Researchers suppressed glucagon production in mice and then killed off 90% of their ability to make insulin and then fed them sugar.  And guess what happened?  They’re blood sugar remained stable.  They didn’t develop diabetes-in fact they stayed perfectly healthy.

Now because something works in mice does NOT mean it works in humans.  But, the hope is that by blocking excess glucagon, blood sugar regulation in humans will occur and insulin won’t even be required.

Again, it’s too soon to know if this will be the case for us humans.  (Fingers crossed everyone!)

But, it is exciting isn’t it?

Here is an article about it.  And the medical journal about it.

Grey’s Anatomy, Say What?!

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On the popular TV show, Grey’s Anatomy this past week, there was a mention of diabetes.  One that left me a bit flabbergasted. 

Here is how the storyline went: There was a patient getting a surgery to have his tumor removed and during surgery they found a cyst in danger of rupturing on his pancreas.  The surgeon called forth the person who the patient had listed as his emergency contact person, who just happens to be a surgeon (interestingly enough this surgeon married the patient just so he could have life-saving insurance).  The doctor performing the surgery tells her, “We found a cyst on Henry’s pancreas that’s in danger of rupturing, removing it means removing a large portion of his pancreas, which would make Henry a diabetic.  We didn’t discuss that possibility with him.  Do you think that’s something he could live with?”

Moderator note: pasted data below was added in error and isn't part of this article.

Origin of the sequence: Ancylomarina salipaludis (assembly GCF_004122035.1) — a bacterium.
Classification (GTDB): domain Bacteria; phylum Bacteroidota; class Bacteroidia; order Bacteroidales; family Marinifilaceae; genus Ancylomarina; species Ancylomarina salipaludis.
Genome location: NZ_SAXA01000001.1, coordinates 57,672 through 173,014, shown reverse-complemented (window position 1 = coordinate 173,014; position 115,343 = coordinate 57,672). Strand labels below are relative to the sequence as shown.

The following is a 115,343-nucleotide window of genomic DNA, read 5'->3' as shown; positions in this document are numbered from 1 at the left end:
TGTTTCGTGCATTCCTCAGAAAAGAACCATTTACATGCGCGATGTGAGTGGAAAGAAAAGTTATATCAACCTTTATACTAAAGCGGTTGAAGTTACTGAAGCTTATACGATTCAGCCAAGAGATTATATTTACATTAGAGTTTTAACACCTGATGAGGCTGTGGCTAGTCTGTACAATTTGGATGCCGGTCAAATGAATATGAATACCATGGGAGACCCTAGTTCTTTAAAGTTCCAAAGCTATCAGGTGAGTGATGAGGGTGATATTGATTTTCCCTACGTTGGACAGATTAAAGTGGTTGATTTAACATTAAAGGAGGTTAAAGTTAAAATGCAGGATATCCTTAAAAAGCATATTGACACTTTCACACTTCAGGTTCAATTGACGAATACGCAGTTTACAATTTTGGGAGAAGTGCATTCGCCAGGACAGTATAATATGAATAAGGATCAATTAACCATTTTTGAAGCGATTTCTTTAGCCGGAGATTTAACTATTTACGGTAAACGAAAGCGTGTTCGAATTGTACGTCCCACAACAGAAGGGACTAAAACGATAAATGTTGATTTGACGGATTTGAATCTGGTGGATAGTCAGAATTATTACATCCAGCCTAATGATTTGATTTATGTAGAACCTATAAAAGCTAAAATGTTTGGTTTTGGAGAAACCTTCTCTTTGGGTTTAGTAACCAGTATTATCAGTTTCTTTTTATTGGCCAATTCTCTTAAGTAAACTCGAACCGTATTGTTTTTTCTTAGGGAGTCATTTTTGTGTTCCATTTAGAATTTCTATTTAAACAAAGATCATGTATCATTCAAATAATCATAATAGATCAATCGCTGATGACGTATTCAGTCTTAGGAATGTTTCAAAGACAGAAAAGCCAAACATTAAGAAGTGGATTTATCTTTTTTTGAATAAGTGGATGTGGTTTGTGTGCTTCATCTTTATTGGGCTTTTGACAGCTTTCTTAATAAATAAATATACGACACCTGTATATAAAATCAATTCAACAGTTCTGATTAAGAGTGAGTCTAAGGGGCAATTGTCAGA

I slapped my hand to my forehead.  Shish kabobs! Is this for real?

Since the lady surgeon/wife/emergency contact/decision maker for Henry didn’t really know him, she replied with, “I don’t know”.  She gave the doctor performing the surgery to proceed as he saw fit and he removed the large portion of pancreas as needed to save the man’s life.  Phew.

Does this happen in real life?  Does anyone say, “No, you know what? I don’t think my dear [insert loved one’s name] could deal with being a diabetic.”  When the alternative as I understand it is possible or sure death…why is this question asked by a surgeon to someone who may not even know about diabetes?  I understand that they ask because in some cases people don’t have “a support system in place” to help them adjust to a new life as an insulin dependent diabetic, but, in most cases, people can take care of their insulin dependent diabetes all on their own no? 

I’m still shaking my head no…no…this can’t be. 

Ask me right now: “Do you think insulin dependent diabetes is something you can continue to live with?”

With my hand over my heart: “Oh my goodness, yes! Please!”